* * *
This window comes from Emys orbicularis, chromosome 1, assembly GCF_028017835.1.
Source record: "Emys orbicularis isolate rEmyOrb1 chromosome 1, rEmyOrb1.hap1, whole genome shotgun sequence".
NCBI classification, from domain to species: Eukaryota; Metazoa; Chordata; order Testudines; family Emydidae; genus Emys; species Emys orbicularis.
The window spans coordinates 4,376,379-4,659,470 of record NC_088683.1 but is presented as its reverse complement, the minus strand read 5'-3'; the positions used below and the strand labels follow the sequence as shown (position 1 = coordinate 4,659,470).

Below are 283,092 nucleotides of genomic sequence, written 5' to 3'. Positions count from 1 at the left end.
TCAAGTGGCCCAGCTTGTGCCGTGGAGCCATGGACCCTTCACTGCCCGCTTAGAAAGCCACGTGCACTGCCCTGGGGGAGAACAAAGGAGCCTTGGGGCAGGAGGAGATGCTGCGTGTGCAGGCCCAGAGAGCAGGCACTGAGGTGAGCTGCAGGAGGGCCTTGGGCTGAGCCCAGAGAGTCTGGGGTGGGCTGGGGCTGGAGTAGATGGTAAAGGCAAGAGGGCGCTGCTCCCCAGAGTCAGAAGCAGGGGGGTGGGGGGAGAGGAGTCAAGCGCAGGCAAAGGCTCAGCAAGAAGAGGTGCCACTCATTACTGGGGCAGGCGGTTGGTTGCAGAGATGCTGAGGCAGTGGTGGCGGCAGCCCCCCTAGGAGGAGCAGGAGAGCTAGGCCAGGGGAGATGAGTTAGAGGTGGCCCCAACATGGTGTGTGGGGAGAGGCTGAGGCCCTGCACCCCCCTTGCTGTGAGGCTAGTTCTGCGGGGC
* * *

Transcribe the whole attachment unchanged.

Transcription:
This window comes from Emys orbicularis, chromosome 1, assembly GCF_028017835.1.
Source record: "Emys orbicularis isolate rEmyOrb1 chromosome 1, rEmyOrb1.hap1, whole genome shotgun sequence".
NCBI classification, from domain to species: Eukaryota; Metazoa; Chordata; order Testudines; family Emydidae; genus Emys; species Emys orbicularis.
The window spans coordinates 4,376,379-4,659,470 of record NC_088683.1 but is presented as its reverse complement, the minus strand read 5'-3'; the positions used below and the strand labels follow the sequence as shown (position 1 = coordinate 4,659,470).

Below are 283,092 nucleotides of genomic sequence, written 5' to 3'. Positions count from 1 at the left end.
TCAAGTGGCCCAGCTTGTGCCGTGGAGCCATGGACCCTTCACTGCCCGCTTAGAAAGCCACGTGCACTGCCCTGGGGGAGAACAAAGGAGCCTTGGGGCAGGAGGAGATGCTGCGTGTGCAGGCCCAGAGAGCAGGCACTGAGGTGAGCTGCAGGAGGGCCTTGGGCTGAGCCCAGAGAGTCTGGGGTGGGCTGGGGCTGGAGTAGATGGTAAAGGCAAGAGGGCGCTGCTCCCCAGAGTCAGAAGCAGGGGGGTGGGGGGAGAGGAGTCAAGCGCAGGCAAAGGCTCAGCAAGAAGAGGTGCCACTCATTACTGGGGCAGGCGGTTGGTTGCAGAGATGCTGAGGCAGTGGTGGCGGCAGCCCCCCTAGGAGGAGCAGGAGAGCTAGGCCAGGGGAGATGAGTTAGAGGTGGCCCCAACATGGTGTGTGGGGAGAGGCTGAGGCCCTGCACCCCCCTTGCTGTGAGGCTAGTTCTGCGGGGC